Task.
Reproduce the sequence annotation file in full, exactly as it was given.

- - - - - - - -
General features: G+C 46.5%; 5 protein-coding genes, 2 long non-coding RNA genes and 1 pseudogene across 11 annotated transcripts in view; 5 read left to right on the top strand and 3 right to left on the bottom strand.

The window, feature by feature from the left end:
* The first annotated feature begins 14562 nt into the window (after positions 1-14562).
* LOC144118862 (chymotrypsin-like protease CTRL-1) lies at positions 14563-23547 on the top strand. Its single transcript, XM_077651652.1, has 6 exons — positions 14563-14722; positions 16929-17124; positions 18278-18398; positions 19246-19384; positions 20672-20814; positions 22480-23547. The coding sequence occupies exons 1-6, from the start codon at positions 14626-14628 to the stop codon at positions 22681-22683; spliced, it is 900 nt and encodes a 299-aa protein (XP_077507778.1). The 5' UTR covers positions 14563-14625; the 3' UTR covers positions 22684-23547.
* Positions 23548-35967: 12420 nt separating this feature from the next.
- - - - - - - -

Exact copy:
General features: G+C 46.5%; 5 protein-coding genes, 2 long non-coding RNA genes and 1 pseudogene across 11 annotated transcripts in view; 5 read left to right on the top strand and 3 right to left on the bottom strand.

The window, feature by feature from the left end:
* The first annotated feature begins 14562 nt into the window (after positions 1-14562).
* LOC144118862 (chymotrypsin-like protease CTRL-1) lies at positions 14563-23547 on the top strand. Its single transcript, XM_077651652.1, has 6 exons — positions 14563-14722; positions 16929-17124; positions 18278-18398; positions 19246-19384; positions 20672-20814; positions 22480-23547. The coding sequence occupies exons 1-6, from the start codon at positions 14626-14628 to the stop codon at positions 22681-22683; spliced, it is 900 nt and encodes a 299-aa protein (XP_077507778.1). The 5' UTR covers positions 14563-14625; the 3' UTR covers positions 22684-23547.
* Positions 23548-35967: 12420 nt separating this feature from the next.